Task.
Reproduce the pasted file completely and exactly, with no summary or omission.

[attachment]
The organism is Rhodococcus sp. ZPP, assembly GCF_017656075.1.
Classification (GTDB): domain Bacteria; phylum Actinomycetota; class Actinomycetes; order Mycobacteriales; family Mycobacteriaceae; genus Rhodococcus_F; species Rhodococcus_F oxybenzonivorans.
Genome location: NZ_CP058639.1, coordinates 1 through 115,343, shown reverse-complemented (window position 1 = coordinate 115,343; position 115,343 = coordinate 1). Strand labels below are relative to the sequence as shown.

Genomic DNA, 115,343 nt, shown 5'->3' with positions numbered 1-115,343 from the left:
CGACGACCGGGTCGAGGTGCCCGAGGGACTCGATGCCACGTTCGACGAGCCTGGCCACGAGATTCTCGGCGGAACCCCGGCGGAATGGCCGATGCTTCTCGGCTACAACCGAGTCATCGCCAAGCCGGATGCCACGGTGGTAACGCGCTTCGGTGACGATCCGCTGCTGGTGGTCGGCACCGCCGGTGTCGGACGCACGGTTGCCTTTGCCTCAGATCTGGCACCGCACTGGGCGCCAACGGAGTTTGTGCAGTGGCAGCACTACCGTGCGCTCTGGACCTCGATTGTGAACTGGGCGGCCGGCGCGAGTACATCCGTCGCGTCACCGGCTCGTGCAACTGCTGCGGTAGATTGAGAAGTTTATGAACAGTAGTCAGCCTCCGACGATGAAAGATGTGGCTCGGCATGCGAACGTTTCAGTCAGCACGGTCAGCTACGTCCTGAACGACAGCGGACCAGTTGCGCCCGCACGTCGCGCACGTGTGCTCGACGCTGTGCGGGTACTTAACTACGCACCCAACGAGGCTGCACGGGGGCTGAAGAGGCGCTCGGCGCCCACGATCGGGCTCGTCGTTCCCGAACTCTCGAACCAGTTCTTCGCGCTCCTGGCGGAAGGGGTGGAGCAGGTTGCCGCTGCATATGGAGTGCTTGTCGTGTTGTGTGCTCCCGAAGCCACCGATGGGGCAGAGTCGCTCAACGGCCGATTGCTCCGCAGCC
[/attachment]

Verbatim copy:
The organism is Rhodococcus sp. ZPP, assembly GCF_017656075.1.
Classification (GTDB): domain Bacteria; phylum Actinomycetota; class Actinomycetes; order Mycobacteriales; family Mycobacteriaceae; genus Rhodococcus_F; species Rhodococcus_F oxybenzonivorans.
Genome location: NZ_CP058639.1, coordinates 1 through 115,343, shown reverse-complemented (window position 1 = coordinate 115,343; position 115,343 = coordinate 1). Strand labels below are relative to the sequence as shown.

Genomic DNA, 115,343 nt, shown 5'->3' with positions numbered 1-115,343 from the left:
CGACGACCGGGTCGAGGTGCCCGAGGGACTCGATGCCACGTTCGACGAGCCTGGCCACGAGATTCTCGGCGGAACCCCGGCGGAATGGCCGATGCTTCTCGGCTACAACCGAGTCATCGCCAAGCCGGATGCCACGGTGGTAACGCGCTTCGGTGACGATCCGCTGCTGGTGGTCGGCACCGCCGGTGTCGGACGCACGGTTGCCTTTGCCTCAGATCTGGCACCGCACTGGGCGCCAACGGAGTTTGTGCAGTGGCAGCACTACCGTGCGCTCTGGACCTCGATTGTGAACTGGGCGGCCGGCGCGAGTACATCCGTCGCGTCACCGGCTCGTGCAACTGCTGCGGTAGATTGAGAAGTTTATGAACAGTAGTCAGCCTCCGACGATGAAAGATGTGGCTCGGCATGCGAACGTTTCAGTCAGCACGGTCAGCTACGTCCTGAACGACAGCGGACCAGTTGCGCCCGCACGTCGCGCACGTGTGCTCGACGCTGTGCGGGTACTTAACTACGCACCCAACGAGGCTGCACGGGGGCTGAAGAGGCGCTCGGCGCCCACGATCGGGCTCGTCGTTCCCGAACTCTCGAACCAGTTCTTCGCGCTCCTGGCGGAAGGGGTGGAGCAGGTTGCCGCTGCATATGGAGTGCTTGTCGTGTTGTGTGCTCCCGAAGCCACCGATGGGGCAGAGTCGCTCAACGGCCGATTGCTCCGCAGCC